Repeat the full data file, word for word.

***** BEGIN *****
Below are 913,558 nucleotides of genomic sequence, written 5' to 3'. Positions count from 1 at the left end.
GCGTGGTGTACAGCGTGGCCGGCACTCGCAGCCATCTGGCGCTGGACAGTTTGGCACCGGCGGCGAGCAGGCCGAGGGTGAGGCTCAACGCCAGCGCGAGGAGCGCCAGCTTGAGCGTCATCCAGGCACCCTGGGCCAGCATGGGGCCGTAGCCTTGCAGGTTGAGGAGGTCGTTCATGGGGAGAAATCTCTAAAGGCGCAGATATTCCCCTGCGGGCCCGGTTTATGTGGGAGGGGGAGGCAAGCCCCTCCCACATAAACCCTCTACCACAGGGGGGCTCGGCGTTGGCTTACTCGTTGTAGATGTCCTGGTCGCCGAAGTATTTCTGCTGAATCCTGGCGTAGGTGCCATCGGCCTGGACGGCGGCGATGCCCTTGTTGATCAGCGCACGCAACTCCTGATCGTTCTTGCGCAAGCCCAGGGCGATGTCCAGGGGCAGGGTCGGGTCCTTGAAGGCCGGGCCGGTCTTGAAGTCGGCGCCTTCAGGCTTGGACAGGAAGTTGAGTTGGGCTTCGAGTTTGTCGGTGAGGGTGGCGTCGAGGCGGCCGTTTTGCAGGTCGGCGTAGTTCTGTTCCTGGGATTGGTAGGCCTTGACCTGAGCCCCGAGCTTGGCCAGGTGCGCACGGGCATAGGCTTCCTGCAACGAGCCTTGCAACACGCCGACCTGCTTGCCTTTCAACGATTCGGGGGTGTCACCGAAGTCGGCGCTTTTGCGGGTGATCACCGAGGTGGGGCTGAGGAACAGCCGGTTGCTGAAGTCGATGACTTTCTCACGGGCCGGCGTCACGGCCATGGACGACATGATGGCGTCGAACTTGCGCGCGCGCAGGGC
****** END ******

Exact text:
Below are 913,558 nucleotides of genomic sequence, written 5' to 3'. Positions count from 1 at the left end.
GCGTGGTGTACAGCGTGGCCGGCACTCGCAGCCATCTGGCGCTGGACAGTTTGGCACCGGCGGCGAGCAGGCCGAGGGTGAGGCTCAACGCCAGCGCGAGGAGCGCCAGCTTGAGCGTCATCCAGGCACCCTGGGCCAGCATGGGGCCGTAGCCTTGCAGGTTGAGGAGGTCGTTCATGGGGAGAAATCTCTAAAGGCGCAGATATTCCCCTGCGGGCCCGGTTTATGTGGGAGGGGGAGGCAAGCCCCTCCCACATAAACCCTCTACCACAGGGGGGCTCGGCGTTGGCTTACTCGTTGTAGATGTCCTGGTCGCCGAAGTATTTCTGCTGAATCCTGGCGTAGGTGCCATCGGCCTGGACGGCGGCGATGCCCTTGTTGATCAGCGCACGCAACTCCTGATCGTTCTTGCGCAAGCCCAGGGCGATGTCCAGGGGCAGGGTCGGGTCCTTGAAGGCCGGGCCGGTCTTGAAGTCGGCGCCTTCAGGCTTGGACAGGAAGTTGAGTTGGGCTTCGAGTTTGTCGGTGAGGGTGGCGTCGAGGCGGCCGTTTTGCAGGTCGGCGTAGTTCTGTTCCTGGGATTGGTAGGCCTTGACCTGAGCCCCGAGCTTGGCCAGGTGCGCACGGGCATAGGCTTCCTGCAACGAGCCTTGCAACACGCCGACCTGCTTGCCTTTCAACGATTCGGGGGTGTCACCGAAGTCGGCGCTTTTGCGGGTGATCACCGAGGTGGGGCTGAGGAACAGCCGGTTGCTGAAGTCGATGACTTTCTCACGGGCCGGCGTCACGGCCATGGACGACATGATGGCGTCGAACTTGCGCGCGCGCAGGGC